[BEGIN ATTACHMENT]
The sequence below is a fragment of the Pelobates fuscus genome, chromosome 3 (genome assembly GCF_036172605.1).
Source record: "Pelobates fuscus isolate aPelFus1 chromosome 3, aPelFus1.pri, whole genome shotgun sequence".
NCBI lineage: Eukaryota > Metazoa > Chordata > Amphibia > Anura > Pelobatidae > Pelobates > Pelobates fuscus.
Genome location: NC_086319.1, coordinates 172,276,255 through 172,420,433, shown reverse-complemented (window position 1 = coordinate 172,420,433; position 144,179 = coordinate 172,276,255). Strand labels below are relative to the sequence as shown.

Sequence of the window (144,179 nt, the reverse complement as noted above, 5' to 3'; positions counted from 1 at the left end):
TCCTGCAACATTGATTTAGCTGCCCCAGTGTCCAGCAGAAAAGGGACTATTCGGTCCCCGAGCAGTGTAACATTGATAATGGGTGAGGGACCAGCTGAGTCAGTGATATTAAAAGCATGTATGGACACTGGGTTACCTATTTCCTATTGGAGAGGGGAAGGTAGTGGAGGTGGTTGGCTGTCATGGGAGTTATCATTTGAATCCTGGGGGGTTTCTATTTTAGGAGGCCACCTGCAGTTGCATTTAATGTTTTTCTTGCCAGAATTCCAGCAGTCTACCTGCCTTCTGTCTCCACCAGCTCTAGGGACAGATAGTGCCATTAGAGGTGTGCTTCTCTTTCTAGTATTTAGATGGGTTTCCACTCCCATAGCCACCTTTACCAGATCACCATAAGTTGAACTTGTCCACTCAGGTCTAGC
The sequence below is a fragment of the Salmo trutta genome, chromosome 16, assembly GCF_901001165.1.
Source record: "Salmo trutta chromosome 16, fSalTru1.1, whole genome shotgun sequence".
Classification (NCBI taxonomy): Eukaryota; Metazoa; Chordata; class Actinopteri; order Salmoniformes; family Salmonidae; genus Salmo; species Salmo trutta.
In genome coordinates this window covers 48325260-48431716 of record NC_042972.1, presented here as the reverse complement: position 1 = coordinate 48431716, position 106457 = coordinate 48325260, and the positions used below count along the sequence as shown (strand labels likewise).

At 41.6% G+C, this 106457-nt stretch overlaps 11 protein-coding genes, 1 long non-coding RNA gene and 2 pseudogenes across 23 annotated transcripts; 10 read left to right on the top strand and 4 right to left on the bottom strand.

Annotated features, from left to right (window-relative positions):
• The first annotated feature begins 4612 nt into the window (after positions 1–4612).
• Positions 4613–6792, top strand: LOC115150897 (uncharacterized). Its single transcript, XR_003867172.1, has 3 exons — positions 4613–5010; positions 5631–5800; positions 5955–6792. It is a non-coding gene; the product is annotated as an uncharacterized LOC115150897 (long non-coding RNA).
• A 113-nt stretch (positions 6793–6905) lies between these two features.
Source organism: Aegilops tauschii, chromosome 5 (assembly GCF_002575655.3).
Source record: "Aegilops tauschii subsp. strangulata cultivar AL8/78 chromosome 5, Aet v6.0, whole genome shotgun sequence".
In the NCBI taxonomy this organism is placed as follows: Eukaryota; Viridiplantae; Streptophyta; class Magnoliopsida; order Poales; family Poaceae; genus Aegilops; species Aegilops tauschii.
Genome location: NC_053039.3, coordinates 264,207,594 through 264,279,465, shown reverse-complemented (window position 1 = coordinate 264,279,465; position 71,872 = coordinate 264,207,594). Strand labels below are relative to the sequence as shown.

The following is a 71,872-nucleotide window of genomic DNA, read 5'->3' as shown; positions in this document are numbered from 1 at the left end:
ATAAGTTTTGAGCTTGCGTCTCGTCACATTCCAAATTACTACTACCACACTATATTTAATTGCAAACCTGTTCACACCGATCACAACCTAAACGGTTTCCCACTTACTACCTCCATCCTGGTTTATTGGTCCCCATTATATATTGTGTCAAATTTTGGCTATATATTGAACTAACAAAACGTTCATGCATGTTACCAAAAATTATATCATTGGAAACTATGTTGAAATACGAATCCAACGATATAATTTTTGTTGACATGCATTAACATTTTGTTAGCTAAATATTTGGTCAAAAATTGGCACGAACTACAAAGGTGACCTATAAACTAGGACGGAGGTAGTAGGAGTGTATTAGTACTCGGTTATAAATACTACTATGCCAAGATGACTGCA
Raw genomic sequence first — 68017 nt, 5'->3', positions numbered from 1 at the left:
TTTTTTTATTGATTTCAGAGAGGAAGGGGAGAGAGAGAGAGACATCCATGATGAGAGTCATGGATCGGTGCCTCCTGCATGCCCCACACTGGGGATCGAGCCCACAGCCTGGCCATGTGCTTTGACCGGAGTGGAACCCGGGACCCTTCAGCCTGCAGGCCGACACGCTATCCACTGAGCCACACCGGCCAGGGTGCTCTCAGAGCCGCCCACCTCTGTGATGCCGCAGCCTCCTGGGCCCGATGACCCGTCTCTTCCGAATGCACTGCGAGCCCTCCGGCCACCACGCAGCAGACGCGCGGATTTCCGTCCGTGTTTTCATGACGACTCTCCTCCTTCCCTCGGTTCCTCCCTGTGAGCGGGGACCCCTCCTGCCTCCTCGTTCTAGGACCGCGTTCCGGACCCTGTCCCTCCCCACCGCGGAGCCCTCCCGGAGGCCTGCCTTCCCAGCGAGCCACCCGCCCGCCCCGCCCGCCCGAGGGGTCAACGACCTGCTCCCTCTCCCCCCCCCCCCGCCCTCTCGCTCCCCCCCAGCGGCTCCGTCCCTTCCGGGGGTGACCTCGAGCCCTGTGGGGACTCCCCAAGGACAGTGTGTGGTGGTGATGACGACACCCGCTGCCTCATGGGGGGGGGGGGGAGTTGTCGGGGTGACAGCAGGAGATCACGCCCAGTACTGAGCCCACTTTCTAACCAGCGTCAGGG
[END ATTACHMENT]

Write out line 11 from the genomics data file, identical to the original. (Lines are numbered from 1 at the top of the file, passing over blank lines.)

At 41.6% G+C, this 106457-nt stretch overlaps 11 protein-coding genes, 1 long non-coding RNA gene and 2 pseudogenes across 23 annotated transcripts; 10 read left to right on the top strand and 4 right to left on the bottom strand.